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Author Topic: making a recovery partition  (Read 10978 times)

techidave

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making a recovery partition
« on: November 22, 2008, 04:57:34 PM »
is there an easy way to create a recovery partition on a desktop like Dell or HP?  I am needing to setup some computers that will be used offsite by some of our students and need an easy to do an offsite restore by a non techie person.

I will install XP Pro SP3, open office and a few other applications and all of these would need to be recovered.

preferrably it should be made up of free or open source software as I don't have any budget to spend on this project.

I have looked at some of the other threads on DC and also googled but didn't find any real clear solutions.  I know my friends at DC will come through!  :P

thanks in advanced,
Dave

4wd

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Re: making a recovery partition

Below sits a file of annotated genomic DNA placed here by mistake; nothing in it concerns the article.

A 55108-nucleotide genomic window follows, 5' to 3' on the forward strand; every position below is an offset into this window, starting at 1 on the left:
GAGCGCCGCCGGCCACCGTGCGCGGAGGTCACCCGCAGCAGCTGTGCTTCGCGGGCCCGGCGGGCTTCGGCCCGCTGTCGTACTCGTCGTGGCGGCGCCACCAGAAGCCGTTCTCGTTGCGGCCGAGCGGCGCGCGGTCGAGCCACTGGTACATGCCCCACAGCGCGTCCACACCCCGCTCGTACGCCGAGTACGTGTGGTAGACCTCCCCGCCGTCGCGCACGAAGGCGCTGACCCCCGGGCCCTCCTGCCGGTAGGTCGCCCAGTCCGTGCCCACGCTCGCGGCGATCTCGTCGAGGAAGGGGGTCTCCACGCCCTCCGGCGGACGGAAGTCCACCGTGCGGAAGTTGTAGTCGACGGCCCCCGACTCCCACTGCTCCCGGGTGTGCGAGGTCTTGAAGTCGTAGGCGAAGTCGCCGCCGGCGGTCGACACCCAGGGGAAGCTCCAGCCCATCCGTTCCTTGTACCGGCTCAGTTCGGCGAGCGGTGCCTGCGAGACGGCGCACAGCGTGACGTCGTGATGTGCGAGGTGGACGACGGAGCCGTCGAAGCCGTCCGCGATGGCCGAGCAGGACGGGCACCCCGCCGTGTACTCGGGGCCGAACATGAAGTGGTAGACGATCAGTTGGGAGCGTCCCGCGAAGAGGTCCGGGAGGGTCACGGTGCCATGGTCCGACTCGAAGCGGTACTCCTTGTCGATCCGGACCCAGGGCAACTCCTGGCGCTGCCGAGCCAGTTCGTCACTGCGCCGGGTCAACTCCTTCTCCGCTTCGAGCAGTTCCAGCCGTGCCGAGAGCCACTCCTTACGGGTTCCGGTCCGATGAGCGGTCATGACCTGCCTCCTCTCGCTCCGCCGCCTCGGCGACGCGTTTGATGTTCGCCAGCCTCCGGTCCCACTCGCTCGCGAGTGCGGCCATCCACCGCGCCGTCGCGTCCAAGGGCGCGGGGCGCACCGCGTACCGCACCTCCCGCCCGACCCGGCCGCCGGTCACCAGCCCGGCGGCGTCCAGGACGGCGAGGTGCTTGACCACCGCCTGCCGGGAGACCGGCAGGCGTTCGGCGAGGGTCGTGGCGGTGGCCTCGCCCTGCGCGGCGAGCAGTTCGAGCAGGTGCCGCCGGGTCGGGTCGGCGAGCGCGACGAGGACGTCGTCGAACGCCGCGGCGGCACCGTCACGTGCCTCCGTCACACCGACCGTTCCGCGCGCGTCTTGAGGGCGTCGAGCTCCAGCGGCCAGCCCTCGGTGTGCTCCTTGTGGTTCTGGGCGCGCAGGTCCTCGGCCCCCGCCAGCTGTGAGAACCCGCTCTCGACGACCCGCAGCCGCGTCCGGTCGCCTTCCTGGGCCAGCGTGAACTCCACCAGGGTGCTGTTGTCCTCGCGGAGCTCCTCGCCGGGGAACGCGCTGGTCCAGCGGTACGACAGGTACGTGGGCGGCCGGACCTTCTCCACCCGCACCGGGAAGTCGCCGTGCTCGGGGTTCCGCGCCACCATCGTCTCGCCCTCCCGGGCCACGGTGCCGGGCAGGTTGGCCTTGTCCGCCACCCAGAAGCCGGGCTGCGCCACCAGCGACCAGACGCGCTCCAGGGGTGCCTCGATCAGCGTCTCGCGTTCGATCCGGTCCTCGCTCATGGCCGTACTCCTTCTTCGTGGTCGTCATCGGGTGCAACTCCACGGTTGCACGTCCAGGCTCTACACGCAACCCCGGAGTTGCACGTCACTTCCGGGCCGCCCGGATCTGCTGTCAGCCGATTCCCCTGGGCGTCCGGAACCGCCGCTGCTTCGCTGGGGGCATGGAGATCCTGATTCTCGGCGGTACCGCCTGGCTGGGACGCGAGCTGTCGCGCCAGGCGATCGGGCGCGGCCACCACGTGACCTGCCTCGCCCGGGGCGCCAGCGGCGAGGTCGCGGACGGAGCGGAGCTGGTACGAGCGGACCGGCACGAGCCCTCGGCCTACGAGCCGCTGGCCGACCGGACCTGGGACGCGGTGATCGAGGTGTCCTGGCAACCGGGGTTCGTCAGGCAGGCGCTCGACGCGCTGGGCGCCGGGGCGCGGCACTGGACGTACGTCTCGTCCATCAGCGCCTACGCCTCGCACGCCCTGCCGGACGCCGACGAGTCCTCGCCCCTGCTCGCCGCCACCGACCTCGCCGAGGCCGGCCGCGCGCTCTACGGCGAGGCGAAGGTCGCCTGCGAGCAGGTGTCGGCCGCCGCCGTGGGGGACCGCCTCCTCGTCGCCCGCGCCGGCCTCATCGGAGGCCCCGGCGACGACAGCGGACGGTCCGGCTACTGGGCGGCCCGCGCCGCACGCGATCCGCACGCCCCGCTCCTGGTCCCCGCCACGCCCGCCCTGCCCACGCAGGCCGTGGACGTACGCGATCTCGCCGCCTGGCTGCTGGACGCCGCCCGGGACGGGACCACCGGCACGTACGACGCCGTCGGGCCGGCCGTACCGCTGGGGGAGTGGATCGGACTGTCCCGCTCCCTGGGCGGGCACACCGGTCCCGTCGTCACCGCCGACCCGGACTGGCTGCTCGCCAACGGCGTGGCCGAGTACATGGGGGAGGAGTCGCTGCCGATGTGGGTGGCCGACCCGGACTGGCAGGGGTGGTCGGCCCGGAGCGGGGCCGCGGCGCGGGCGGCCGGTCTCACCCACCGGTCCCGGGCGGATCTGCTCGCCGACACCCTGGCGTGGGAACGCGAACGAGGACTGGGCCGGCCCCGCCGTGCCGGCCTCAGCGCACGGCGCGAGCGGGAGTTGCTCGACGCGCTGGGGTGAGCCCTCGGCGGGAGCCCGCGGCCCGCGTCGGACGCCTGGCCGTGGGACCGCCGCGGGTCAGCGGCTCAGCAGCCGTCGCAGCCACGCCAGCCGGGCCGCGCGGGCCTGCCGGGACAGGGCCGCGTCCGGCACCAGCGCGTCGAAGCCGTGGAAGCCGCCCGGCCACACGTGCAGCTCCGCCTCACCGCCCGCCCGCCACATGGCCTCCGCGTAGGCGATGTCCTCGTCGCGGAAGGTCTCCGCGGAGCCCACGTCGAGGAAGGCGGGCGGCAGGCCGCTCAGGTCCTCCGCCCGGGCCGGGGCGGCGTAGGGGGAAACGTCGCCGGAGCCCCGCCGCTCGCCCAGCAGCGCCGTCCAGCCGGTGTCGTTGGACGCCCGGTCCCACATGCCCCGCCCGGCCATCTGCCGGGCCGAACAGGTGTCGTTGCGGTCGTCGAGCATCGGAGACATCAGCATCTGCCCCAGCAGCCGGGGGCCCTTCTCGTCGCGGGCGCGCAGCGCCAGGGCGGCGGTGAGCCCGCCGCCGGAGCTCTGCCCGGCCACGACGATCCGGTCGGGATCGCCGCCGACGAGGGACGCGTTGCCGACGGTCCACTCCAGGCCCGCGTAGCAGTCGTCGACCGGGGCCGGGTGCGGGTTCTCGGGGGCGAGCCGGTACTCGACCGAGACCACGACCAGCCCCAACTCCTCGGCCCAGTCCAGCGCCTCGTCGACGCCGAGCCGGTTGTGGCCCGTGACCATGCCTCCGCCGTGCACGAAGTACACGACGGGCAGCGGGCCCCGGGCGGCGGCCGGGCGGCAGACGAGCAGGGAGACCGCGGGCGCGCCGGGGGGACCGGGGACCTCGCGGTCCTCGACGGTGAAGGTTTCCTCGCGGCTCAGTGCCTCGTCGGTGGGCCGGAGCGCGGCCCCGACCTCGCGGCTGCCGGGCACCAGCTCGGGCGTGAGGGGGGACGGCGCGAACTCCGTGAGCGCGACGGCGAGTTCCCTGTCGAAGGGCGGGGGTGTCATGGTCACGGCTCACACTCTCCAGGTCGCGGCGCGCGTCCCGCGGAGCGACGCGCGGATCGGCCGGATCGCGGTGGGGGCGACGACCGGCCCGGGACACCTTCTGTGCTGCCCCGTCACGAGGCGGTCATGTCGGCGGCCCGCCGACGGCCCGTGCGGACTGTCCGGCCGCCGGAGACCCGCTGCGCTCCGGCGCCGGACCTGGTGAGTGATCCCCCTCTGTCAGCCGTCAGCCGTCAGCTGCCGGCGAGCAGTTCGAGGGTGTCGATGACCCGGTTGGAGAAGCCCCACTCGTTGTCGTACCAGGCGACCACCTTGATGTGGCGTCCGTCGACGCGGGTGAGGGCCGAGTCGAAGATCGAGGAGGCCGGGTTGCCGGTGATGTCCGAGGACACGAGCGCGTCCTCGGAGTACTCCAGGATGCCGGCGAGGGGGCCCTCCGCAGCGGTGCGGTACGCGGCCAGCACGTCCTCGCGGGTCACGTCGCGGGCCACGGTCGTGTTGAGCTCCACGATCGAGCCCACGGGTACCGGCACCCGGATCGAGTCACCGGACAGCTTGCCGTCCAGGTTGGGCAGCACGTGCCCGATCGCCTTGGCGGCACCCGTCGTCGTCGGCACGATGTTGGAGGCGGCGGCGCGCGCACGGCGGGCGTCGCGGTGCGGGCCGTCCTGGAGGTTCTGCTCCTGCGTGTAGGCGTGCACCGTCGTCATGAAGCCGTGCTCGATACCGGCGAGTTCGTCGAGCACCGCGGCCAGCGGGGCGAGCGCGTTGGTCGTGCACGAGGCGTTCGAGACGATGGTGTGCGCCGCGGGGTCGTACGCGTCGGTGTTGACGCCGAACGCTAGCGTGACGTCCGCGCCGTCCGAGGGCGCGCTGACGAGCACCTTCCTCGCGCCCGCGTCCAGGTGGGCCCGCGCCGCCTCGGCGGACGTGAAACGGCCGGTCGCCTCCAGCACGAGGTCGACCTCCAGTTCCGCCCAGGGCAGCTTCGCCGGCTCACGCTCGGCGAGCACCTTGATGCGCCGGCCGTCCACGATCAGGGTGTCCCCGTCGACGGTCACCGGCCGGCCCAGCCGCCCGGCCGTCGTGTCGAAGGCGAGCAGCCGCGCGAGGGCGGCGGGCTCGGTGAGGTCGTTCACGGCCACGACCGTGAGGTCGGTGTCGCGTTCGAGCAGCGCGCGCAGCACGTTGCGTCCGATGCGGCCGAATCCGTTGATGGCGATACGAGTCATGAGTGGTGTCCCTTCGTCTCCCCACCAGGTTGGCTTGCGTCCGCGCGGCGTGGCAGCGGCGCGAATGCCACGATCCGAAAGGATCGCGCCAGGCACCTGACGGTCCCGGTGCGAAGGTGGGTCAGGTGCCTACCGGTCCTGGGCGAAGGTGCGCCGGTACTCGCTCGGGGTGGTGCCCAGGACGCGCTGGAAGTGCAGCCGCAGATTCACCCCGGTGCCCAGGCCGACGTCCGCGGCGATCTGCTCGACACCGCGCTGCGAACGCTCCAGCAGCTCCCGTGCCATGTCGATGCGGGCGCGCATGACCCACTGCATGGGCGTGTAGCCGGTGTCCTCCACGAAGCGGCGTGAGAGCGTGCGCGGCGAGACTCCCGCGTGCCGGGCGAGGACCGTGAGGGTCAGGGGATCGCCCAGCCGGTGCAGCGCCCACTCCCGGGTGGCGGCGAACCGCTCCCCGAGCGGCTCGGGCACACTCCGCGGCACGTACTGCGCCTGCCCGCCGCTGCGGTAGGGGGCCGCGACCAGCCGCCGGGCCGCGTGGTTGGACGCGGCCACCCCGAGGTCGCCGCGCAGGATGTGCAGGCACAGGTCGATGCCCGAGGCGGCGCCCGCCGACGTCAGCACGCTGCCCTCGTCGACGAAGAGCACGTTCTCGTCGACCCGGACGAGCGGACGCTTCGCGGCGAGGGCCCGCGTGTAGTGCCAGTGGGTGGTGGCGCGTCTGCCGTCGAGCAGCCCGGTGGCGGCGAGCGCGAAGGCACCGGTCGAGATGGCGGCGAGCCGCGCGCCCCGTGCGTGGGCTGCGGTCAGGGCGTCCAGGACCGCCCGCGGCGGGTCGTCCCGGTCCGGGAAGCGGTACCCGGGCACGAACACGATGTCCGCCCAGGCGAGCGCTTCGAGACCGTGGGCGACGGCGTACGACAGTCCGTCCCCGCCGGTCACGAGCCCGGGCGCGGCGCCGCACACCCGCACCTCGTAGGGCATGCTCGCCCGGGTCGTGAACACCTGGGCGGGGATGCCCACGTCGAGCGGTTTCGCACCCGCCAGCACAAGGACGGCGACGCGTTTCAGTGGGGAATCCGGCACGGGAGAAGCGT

« Reply #1 on: November 22, 2008, 11:50:33 PM »
This site may help: Optimizing Windows

More specifically:

Setting up a multiboot/dualboot
Imaging: create a Windows system image

By installing the image recovery software on a DOS bootable FAT32 partition, (instead of a floppy/CD), along with the image you should be able to set it up so that choosing the appropriate option in the boot menu automatically restores your normally booted NTFS OS partition.

Uses all free software.

techidave

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Re: making a recovery partition
« Reply #2 on: November 23, 2008, 12:10:54 PM »
Thanks 4wd for the links.  I hadn't heard of this site but looks to be very informative.  I didn't see it posted anyware on the linked pages but how does the recovery menut get started?

Shades

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Re: making a recovery partition
« Reply #3 on: November 23, 2008, 02:19:20 PM »
Pressing F8 before Windows starts booting, shows you a menu that gives you a lot of ways to start Windows, including a Recovery option.